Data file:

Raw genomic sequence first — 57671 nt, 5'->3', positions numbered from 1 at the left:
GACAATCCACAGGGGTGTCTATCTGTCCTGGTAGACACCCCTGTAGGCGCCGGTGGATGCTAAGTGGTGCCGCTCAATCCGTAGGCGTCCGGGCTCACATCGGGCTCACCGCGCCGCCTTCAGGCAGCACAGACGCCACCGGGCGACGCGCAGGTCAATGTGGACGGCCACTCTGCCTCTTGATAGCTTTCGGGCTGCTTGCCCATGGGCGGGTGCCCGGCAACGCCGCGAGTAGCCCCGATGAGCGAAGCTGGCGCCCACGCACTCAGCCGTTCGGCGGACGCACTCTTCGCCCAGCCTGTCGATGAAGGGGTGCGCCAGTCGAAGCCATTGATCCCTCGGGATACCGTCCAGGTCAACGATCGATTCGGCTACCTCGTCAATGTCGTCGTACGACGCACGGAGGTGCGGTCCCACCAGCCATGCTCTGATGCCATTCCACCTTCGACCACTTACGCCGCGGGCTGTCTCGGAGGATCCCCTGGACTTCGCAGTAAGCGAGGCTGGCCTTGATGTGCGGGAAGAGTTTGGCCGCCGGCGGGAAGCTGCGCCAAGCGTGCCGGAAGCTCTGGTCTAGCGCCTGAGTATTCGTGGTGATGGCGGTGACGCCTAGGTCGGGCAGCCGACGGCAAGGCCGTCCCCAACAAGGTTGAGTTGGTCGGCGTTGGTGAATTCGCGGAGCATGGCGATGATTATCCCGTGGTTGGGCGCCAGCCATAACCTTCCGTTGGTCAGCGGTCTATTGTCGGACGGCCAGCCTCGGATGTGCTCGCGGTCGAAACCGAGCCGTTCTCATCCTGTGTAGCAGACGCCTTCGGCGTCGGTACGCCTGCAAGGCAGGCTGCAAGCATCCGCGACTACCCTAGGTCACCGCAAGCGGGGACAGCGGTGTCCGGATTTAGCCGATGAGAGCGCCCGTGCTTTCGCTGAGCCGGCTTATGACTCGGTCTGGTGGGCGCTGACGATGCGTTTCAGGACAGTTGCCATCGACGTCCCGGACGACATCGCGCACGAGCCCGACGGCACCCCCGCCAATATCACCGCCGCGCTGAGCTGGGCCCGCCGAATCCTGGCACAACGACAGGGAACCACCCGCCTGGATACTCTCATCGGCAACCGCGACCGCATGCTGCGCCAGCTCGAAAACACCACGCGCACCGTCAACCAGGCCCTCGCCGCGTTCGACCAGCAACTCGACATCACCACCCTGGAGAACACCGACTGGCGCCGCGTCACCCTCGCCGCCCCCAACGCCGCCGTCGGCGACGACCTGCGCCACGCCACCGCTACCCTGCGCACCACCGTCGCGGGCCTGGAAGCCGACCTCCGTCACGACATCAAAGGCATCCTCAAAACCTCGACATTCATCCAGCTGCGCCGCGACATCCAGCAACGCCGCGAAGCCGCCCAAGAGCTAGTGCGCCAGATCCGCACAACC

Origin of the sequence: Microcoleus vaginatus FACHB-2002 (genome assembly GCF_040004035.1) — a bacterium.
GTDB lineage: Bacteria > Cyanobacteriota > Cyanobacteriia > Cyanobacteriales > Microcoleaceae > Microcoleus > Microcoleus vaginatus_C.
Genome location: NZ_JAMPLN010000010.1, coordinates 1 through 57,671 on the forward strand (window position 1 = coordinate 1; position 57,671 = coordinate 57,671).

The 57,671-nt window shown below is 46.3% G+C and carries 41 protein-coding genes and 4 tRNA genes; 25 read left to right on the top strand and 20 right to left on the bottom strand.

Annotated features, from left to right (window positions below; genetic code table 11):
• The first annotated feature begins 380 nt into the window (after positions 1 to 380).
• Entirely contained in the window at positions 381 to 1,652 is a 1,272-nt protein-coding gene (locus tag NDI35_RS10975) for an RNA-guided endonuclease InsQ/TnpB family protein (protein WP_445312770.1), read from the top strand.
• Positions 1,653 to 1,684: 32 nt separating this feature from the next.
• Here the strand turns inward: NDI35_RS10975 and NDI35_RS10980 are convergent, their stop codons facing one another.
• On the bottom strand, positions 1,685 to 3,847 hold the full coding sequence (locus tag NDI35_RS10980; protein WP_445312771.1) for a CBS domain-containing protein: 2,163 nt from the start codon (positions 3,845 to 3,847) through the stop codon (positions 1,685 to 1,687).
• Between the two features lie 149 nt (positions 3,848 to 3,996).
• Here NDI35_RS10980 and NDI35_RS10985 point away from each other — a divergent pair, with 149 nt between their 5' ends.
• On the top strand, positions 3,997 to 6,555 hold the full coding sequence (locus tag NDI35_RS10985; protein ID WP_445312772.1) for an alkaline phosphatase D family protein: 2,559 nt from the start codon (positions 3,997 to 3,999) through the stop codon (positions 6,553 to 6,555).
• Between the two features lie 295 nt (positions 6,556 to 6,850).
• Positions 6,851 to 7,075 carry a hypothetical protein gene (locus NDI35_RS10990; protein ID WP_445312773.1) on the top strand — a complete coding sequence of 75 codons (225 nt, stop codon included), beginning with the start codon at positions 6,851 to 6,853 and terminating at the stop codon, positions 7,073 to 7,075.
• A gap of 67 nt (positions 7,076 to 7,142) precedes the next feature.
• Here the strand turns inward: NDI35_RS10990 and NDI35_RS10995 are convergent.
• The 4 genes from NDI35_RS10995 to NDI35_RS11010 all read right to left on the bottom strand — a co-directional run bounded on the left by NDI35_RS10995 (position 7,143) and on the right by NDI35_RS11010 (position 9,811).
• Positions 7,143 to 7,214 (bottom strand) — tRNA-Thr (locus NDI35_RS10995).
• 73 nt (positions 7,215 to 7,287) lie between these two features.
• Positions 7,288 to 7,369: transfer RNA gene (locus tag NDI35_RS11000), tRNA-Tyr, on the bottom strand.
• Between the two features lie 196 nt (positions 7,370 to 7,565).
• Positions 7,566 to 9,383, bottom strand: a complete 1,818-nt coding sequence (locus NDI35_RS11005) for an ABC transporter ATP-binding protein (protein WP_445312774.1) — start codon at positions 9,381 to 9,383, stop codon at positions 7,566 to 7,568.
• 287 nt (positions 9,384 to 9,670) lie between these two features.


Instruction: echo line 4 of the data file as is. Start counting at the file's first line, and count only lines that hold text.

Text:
GTDB lineage: Bacteria > Cyanobacteriota > Cyanobacteriia > Cyanobacteriales > Microcoleaceae > Microcoleus > Microcoleus vaginatus_C.